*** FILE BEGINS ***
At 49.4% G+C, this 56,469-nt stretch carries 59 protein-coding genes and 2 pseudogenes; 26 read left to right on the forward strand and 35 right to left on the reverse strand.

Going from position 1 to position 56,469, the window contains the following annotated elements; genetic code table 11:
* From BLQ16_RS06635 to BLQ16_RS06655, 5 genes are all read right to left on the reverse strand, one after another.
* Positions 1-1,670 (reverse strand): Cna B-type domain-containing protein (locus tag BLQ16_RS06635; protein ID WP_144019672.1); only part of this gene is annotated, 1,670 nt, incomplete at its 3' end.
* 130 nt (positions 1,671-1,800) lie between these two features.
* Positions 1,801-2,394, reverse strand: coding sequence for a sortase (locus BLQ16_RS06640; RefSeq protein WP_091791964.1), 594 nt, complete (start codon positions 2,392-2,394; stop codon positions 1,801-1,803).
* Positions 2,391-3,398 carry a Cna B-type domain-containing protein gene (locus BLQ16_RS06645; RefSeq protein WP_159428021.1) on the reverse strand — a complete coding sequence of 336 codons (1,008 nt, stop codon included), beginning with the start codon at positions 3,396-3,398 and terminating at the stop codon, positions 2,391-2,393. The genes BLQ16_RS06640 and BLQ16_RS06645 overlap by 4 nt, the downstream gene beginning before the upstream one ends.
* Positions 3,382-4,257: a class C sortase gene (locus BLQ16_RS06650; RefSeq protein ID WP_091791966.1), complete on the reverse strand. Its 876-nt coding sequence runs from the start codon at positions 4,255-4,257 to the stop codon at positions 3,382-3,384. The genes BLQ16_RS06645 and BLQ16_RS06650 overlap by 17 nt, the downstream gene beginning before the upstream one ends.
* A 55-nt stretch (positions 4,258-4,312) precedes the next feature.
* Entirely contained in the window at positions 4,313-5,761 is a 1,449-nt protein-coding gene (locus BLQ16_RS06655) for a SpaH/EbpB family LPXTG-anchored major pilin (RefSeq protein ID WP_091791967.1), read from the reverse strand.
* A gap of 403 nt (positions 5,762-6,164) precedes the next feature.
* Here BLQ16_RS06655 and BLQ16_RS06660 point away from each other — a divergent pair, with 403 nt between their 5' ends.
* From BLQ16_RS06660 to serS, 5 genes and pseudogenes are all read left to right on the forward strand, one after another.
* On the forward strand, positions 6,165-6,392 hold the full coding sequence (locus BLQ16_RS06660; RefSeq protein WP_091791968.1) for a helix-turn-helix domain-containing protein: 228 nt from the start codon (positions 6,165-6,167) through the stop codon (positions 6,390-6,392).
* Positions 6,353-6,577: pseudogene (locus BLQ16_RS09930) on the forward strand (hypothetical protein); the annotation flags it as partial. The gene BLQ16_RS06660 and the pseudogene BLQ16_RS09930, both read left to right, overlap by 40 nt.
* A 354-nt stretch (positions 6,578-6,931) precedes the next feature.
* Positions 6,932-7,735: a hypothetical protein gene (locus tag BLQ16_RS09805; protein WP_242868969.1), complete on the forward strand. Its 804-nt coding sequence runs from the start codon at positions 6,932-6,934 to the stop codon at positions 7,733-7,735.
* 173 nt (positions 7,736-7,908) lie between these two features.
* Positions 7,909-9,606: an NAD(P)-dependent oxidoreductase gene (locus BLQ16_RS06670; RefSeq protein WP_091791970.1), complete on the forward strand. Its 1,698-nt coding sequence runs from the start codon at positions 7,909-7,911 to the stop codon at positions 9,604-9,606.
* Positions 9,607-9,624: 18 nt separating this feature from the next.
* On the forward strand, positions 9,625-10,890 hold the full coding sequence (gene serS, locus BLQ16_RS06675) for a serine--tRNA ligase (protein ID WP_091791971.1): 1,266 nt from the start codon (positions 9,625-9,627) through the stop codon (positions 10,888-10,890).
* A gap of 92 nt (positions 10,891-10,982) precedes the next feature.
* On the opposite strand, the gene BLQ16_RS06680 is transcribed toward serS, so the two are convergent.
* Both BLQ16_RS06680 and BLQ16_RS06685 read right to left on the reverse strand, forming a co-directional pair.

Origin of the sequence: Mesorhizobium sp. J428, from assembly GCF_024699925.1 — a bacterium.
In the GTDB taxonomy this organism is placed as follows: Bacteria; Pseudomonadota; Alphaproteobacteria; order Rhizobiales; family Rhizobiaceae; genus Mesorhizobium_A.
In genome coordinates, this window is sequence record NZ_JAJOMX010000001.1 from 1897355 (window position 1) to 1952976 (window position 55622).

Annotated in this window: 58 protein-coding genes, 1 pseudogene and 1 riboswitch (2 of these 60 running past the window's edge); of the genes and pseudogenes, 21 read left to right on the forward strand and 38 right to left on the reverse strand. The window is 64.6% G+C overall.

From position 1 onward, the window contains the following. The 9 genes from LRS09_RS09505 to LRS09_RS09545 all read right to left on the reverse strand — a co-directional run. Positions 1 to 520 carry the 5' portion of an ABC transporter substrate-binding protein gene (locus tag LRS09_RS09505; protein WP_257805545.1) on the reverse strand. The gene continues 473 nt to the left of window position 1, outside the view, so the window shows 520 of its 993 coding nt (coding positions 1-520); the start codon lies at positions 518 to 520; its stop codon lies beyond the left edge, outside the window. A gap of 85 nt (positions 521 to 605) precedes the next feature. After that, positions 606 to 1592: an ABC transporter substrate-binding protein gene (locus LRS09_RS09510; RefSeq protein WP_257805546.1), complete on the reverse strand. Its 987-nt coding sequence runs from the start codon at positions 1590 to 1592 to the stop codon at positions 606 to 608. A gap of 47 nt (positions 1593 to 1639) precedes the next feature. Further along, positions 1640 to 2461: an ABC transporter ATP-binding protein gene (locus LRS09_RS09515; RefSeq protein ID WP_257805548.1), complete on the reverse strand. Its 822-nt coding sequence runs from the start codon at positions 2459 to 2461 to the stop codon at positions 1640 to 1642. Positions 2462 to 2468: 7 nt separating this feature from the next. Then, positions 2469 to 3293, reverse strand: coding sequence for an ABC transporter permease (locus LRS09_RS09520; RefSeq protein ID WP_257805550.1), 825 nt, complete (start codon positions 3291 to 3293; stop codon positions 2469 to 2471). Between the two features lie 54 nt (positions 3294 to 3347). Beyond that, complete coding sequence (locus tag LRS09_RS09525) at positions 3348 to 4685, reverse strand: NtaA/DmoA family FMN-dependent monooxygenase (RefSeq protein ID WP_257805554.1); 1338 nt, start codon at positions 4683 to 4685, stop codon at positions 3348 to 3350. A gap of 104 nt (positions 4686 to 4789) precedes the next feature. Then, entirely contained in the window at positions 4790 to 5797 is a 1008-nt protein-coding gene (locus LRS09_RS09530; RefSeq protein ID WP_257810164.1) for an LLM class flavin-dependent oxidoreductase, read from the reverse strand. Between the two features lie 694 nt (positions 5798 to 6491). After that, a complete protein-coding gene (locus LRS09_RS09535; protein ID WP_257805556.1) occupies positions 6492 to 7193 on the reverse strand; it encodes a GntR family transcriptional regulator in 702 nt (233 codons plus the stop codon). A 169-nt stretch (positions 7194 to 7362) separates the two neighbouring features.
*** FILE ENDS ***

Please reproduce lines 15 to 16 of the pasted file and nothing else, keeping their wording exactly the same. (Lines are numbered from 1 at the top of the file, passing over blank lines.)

* Positions 6,353-6,577: pseudogene (locus BLQ16_RS09930) on the forward strand (hypothetical protein); the annotation flags it as partial. The gene BLQ16_RS06660 and the pseudogene BLQ16_RS09930, both read left to right, overlap by 40 nt.
* A 354-nt stretch (positions 6,578-6,931) precedes the next feature.